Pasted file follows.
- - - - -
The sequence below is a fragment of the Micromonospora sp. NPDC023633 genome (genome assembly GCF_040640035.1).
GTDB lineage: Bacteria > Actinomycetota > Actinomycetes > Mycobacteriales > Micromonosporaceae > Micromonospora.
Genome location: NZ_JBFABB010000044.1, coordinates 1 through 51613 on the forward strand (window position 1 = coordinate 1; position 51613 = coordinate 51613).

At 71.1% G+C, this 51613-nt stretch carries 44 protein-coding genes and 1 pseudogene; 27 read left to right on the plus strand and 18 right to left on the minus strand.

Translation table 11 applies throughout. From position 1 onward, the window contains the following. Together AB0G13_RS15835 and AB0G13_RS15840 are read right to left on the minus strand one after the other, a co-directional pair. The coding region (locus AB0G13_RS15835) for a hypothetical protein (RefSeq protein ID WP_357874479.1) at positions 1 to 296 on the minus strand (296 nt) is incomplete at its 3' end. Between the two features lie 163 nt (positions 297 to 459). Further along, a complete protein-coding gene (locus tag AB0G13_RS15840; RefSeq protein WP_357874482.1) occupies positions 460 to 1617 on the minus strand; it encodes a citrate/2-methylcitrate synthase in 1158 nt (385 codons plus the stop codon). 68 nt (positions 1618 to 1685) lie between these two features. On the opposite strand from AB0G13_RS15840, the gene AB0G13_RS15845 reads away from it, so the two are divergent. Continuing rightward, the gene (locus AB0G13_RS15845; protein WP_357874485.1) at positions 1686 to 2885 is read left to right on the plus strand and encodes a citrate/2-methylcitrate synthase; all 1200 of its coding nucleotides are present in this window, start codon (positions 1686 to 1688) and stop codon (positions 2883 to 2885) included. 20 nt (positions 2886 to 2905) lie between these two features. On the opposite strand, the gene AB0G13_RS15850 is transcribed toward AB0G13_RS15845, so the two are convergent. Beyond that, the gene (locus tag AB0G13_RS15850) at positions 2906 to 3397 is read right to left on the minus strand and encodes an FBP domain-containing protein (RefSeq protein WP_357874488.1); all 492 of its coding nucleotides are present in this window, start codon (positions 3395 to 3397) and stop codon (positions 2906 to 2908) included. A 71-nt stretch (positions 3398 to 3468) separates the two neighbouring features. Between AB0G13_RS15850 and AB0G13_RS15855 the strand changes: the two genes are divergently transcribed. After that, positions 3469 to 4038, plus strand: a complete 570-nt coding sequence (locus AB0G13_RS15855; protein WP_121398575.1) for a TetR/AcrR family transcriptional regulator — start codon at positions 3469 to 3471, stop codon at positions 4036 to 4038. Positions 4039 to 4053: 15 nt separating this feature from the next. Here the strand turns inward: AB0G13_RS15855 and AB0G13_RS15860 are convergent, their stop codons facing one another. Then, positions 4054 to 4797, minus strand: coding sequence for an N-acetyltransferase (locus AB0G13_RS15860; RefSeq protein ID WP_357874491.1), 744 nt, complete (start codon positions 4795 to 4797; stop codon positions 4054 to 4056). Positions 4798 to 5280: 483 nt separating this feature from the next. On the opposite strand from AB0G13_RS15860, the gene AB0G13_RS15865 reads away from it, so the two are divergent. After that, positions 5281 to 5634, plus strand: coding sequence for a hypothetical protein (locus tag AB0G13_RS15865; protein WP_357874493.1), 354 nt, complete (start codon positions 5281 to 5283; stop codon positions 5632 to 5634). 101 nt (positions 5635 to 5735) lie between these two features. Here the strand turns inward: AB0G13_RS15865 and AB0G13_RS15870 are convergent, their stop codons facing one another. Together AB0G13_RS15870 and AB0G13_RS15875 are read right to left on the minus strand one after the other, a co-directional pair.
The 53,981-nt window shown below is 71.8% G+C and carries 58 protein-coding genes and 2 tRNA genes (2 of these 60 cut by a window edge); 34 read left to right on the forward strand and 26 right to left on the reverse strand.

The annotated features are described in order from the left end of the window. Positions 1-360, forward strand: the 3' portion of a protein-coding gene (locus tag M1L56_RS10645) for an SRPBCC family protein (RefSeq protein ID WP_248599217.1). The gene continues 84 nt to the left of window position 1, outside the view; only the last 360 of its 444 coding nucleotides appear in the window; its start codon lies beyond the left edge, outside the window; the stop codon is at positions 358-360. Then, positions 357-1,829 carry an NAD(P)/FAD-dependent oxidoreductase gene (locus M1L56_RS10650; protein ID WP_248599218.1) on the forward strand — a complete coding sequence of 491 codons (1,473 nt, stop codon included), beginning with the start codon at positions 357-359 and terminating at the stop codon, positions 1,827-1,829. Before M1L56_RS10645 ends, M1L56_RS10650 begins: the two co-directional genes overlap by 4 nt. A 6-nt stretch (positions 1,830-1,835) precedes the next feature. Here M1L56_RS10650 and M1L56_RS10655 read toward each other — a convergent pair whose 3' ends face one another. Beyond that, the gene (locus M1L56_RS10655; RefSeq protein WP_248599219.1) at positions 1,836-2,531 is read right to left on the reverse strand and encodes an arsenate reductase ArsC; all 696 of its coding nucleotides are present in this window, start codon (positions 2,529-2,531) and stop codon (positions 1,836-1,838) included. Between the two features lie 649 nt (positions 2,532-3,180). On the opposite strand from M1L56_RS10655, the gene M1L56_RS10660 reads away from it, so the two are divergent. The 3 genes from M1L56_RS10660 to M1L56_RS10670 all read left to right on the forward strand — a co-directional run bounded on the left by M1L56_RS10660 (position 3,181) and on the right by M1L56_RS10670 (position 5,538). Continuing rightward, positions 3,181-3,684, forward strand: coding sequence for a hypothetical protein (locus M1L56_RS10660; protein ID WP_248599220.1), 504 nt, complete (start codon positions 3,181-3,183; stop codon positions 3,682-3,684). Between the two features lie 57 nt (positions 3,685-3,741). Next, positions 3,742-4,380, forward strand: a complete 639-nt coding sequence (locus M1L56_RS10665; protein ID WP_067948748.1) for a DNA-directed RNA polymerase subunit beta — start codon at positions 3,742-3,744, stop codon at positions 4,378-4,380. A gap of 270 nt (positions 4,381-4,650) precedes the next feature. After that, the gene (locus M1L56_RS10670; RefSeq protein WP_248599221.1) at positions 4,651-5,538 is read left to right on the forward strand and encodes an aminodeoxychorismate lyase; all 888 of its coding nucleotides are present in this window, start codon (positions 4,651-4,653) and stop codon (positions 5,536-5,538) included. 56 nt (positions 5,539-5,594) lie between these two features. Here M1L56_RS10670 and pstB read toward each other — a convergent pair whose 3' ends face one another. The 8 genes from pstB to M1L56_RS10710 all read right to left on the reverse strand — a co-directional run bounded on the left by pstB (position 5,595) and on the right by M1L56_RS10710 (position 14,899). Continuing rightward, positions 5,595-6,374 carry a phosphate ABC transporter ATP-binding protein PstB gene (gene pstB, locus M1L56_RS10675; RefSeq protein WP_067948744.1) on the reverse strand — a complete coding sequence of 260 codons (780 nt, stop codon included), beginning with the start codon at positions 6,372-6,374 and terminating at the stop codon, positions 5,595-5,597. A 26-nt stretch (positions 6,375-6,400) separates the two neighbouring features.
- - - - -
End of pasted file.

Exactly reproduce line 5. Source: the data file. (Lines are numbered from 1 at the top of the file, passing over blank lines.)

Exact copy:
Translation table 11 applies throughout. From position 1 onward, the window contains the following. Together AB0G13_RS15835 and AB0G13_RS15840 are read right to left on the minus strand one after the other, a co-directional pair. The coding region (locus AB0G13_RS15835) for a hypothetical protein (RefSeq protein ID WP_357874479.1) at positions 1 to 296 on the minus strand (296 nt) is incomplete at its 3' end. Between the two features lie 163 nt (positions 297 to 459). Further along, a complete protein-coding gene (locus tag AB0G13_RS15840; RefSeq protein WP_357874482.1) occupies positions 460 to 1617 on the minus strand; it encodes a citrate/2-methylcitrate synthase in 1158 nt (385 codons plus the stop codon). 68 nt (positions 1618 to 1685) lie between these two features. On the opposite strand from AB0G13_RS15840, the gene AB0G13_RS15845 reads away from it, so the two are divergent. Continuing rightward, the gene (locus AB0G13_RS15845; protein WP_357874485.1) at positions 1686 to 2885 is read left to right on the plus strand and encodes a citrate/2-methylcitrate synthase; all 1200 of its coding nucleotides are present in this window, start codon (positions 1686 to 1688) and stop codon (positions 2883 to 2885) included. 20 nt (positions 2886 to 2905) lie between these two features. On the opposite strand, the gene AB0G13_RS15850 is transcribed toward AB0G13_RS15845, so the two are convergent. Beyond that, the gene (locus tag AB0G13_RS15850) at positions 2906 to 3397 is read right to left on the minus strand and encodes an FBP domain-containing protein (RefSeq protein WP_357874488.1); all 492 of its coding nucleotides are present in this window, start codon (positions 3395 to 3397) and stop codon (positions 2906 to 2908) included. A 71-nt stretch (positions 3398 to 3468) separates the two neighbouring features. Between AB0G13_RS15850 and AB0G13_RS15855 the strand changes: the two genes are divergently transcribed. After that, positions 3469 to 4038, plus strand: a complete 570-nt coding sequence (locus AB0G13_RS15855; protein WP_121398575.1) for a TetR/AcrR family transcriptional regulator — start codon at positions 3469 to 3471, stop codon at positions 4036 to 4038. Positions 4039 to 4053: 15 nt separating this feature from the next. Here the strand turns inward: AB0G13_RS15855 and AB0G13_RS15860 are convergent, their stop codons facing one another. Then, positions 4054 to 4797, minus strand: coding sequence for an N-acetyltransferase (locus AB0G13_RS15860; RefSeq protein ID WP_357874491.1), 744 nt, complete (start codon positions 4795 to 4797; stop codon positions 4054 to 4056). Positions 4798 to 5280: 483 nt separating this feature from the next. On the opposite strand from AB0G13_RS15860, the gene AB0G13_RS15865 reads away from it, so the two are divergent. After that, positions 5281 to 5634, plus strand: coding sequence for a hypothetical protein (locus tag AB0G13_RS15865; protein WP_357874493.1), 354 nt, complete (start codon positions 5281 to 5283; stop codon positions 5632 to 5634). 101 nt (positions 5635 to 5735) lie between these two features. Here the strand turns inward: AB0G13_RS15865 and AB0G13_RS15870 are convergent, their stop codons facing one another. Together AB0G13_RS15870 and AB0G13_RS15875 are read right to left on the minus strand one after the other, a co-directional pair.